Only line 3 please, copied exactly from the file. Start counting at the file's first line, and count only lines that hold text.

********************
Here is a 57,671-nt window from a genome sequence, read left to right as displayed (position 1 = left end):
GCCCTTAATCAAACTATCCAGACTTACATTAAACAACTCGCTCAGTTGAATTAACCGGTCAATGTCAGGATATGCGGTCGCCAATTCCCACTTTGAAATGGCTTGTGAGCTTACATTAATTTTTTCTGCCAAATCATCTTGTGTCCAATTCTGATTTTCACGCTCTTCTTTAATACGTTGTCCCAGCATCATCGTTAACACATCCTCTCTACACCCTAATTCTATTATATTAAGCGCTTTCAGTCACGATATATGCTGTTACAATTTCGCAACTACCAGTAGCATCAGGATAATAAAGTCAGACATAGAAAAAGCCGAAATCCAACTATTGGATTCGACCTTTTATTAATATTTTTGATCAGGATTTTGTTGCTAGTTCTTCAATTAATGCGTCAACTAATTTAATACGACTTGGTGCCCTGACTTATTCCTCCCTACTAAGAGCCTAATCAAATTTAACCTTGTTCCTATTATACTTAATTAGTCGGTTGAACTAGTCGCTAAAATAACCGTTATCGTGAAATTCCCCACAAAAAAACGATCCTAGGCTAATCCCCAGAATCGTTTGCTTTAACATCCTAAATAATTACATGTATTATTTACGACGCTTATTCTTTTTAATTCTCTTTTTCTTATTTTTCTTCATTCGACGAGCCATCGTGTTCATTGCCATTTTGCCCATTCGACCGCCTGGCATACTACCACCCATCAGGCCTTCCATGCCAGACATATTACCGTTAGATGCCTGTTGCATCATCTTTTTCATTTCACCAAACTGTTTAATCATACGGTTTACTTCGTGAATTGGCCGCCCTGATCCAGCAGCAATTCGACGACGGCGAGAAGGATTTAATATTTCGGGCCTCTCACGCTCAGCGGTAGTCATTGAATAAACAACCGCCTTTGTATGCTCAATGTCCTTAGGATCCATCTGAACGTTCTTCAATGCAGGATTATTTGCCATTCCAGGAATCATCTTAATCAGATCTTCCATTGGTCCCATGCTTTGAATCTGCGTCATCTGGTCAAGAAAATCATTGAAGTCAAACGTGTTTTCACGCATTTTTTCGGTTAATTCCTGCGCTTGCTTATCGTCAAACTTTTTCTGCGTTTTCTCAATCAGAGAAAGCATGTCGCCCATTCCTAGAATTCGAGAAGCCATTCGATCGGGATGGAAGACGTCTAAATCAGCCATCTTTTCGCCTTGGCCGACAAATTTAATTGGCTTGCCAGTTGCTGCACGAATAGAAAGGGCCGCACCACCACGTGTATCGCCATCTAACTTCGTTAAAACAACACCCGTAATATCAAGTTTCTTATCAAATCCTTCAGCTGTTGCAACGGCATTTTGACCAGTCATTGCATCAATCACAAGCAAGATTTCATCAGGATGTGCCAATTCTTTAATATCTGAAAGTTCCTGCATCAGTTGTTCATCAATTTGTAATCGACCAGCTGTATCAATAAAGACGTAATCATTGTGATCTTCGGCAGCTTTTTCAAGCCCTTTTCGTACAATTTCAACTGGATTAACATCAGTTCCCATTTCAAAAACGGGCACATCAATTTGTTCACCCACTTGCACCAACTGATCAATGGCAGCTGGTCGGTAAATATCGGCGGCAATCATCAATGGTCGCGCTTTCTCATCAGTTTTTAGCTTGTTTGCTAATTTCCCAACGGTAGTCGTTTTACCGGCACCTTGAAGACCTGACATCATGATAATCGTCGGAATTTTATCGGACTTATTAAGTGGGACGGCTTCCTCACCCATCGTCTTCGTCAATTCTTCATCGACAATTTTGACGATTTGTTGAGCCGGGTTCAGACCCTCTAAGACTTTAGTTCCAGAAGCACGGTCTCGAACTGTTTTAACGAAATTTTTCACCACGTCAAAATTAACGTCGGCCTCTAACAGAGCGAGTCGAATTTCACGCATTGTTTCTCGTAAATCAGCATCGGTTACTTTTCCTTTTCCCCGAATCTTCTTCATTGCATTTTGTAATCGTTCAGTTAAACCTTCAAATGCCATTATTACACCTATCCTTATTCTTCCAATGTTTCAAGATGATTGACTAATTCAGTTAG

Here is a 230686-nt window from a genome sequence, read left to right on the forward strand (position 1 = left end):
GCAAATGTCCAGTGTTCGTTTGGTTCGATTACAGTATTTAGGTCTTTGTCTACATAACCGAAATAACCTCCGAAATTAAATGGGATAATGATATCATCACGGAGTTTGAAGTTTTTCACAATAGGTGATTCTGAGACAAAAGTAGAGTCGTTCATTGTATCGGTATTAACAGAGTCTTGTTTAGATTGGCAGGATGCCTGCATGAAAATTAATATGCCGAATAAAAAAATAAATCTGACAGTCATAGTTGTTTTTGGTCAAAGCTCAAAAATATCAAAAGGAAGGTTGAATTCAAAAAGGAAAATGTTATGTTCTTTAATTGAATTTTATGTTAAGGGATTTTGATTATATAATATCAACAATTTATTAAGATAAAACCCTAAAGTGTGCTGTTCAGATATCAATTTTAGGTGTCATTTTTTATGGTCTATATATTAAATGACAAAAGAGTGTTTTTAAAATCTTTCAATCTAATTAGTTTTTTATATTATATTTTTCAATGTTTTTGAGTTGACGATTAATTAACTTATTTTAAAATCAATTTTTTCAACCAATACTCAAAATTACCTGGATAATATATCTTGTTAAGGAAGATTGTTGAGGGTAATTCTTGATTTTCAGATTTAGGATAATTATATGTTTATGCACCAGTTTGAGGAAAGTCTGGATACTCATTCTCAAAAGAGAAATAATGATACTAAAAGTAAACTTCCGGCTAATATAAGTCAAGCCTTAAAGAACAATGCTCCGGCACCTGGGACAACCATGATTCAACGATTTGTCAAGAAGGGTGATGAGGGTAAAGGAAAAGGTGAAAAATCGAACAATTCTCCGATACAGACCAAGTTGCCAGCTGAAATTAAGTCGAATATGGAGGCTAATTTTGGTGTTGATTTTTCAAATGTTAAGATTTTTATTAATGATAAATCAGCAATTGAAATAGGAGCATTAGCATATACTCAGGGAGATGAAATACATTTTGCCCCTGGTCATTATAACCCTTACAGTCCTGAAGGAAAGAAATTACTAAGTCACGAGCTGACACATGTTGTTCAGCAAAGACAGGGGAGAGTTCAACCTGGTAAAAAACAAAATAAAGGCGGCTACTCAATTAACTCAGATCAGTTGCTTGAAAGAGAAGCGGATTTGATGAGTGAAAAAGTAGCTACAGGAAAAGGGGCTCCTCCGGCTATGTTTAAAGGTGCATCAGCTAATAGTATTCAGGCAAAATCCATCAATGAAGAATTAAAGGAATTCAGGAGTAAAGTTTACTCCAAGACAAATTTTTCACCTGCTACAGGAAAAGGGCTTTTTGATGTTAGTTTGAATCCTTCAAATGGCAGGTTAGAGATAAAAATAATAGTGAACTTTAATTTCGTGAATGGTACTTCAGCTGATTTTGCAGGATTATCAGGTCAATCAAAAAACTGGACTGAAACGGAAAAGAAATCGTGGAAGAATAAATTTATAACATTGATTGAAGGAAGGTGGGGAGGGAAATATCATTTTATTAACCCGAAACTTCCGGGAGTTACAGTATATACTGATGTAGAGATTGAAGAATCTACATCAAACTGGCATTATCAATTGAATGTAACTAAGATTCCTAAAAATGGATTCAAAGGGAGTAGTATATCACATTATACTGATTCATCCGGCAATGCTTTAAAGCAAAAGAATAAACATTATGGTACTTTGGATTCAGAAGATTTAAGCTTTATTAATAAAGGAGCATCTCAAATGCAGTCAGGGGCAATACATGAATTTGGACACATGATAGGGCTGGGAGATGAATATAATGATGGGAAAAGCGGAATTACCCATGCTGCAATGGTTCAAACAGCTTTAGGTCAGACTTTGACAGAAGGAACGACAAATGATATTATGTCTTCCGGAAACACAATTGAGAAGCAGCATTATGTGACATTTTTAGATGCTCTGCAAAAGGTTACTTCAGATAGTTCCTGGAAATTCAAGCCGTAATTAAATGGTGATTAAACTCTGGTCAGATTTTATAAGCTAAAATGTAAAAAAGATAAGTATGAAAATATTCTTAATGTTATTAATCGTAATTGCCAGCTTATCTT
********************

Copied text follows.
Here is a 230686-nt window from a genome sequence, read left to right on the forward strand (position 1 = left end):